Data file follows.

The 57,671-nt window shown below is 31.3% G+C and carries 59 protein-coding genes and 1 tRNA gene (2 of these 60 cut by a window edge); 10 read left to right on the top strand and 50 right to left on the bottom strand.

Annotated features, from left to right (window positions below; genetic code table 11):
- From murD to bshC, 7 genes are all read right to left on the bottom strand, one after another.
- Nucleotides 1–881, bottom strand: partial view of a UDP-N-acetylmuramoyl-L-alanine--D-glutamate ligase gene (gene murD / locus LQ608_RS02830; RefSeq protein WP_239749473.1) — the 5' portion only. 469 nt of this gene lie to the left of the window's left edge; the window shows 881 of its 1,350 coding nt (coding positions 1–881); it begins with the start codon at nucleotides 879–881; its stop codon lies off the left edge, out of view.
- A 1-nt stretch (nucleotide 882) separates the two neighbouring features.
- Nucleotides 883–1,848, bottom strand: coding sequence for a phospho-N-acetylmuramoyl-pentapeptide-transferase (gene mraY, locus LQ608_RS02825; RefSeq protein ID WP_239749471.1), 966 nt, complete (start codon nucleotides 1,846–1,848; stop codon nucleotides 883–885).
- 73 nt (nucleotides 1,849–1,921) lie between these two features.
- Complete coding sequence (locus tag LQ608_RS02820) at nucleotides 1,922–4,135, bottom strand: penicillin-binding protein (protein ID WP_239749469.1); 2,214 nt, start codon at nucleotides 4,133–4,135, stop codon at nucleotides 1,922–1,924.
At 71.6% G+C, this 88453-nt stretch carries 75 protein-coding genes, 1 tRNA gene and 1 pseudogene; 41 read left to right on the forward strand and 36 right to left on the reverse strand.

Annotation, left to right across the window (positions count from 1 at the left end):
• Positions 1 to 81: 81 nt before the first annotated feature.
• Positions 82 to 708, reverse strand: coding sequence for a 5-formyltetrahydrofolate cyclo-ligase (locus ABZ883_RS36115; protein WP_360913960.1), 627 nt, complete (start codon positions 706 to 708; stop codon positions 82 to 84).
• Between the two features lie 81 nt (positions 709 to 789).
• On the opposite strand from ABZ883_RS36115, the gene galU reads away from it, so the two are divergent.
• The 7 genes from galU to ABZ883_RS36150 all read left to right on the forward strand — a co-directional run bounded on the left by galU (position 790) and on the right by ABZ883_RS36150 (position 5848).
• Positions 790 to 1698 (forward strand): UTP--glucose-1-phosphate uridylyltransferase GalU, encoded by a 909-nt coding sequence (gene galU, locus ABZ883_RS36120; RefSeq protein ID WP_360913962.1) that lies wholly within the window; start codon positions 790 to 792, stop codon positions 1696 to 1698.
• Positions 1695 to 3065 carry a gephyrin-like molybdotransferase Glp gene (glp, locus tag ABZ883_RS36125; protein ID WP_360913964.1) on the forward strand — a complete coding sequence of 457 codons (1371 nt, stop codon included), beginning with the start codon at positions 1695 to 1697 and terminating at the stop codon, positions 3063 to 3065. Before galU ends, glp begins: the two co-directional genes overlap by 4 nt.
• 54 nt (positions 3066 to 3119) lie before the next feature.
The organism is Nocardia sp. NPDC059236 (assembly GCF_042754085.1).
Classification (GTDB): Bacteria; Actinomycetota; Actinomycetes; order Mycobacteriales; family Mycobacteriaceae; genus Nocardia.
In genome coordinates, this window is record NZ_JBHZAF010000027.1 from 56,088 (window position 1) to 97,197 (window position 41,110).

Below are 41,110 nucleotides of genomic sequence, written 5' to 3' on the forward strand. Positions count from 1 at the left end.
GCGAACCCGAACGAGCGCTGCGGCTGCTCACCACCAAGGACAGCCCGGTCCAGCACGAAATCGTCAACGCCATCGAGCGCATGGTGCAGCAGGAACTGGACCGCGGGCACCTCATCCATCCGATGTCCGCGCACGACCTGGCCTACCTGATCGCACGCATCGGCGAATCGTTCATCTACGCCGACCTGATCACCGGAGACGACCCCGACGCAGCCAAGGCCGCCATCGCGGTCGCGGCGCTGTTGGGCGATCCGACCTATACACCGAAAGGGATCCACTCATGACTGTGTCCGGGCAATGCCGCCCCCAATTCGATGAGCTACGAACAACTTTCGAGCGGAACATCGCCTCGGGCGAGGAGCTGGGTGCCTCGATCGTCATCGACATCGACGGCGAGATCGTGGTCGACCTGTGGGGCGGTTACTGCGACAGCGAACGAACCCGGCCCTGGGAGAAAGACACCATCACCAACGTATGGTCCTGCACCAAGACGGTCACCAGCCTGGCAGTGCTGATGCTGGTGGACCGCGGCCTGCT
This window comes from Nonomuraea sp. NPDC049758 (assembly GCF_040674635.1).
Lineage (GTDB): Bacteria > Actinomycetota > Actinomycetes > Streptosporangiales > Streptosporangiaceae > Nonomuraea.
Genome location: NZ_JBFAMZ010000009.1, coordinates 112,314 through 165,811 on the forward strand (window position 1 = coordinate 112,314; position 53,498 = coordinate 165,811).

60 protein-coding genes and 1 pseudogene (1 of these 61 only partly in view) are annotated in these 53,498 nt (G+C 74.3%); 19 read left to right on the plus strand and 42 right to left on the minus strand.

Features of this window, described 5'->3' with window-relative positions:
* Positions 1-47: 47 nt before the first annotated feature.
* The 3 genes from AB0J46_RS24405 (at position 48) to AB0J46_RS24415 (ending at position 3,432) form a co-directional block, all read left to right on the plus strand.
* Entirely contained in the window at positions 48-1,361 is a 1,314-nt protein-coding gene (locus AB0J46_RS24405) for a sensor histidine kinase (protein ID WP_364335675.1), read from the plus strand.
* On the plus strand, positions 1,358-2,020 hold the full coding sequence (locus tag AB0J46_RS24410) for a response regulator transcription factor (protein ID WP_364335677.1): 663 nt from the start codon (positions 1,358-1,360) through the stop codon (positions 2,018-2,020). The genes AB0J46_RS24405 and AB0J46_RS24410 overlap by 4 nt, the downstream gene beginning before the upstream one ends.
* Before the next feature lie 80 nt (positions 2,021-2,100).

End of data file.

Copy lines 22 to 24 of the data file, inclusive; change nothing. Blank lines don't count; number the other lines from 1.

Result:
Below are 41,110 nucleotides of genomic sequence, written 5' to 3' on the forward strand. Positions count from 1 at the left end.
GCGAACCCGAACGAGCGCTGCGGCTGCTCACCACCAAGGACAGCCCGGTCCAGCACGAAATCGTCAACGCCATCGAGCGCATGGTGCAGCAGGAACTGGACCGCGGGCACCTCATCCATCCGATGTCCGCGCACGACCTGGCCTACCTGATCGCACGCATCGGCGAATCGTTCATCTACGCCGACCTGATCACCGGAGACGACCCCGACGCAGCCAAGGCCGCCATCGCGGTCGCGGCGCTGTTGGGCGATCCGACCTATACACCGAAAGGGATCCACTCATGACTGTGTCCGGGCAATGCCGCCCCCAATTCGATGAGCTACGAACAACTTTCGAGCGGAACATCGCCTCGGGCGAGGAGCTGGGTGCCTCGATCGTCATCGACATCGACGGCGAGATCGTGGTCGACCTGTGGGGCGGTTACTGCGACAGCGAACGAACCCGGCCCTGGGAGAAAGACACCATCACCAACGTATGGTCCTGCACCAAGACGGTCACCAGCCTGGCAGTGCTGATGCTGGTGGACCGCGGCCTGCT
This window comes from Nonomuraea sp. NPDC049758 (assembly GCF_040674635.1).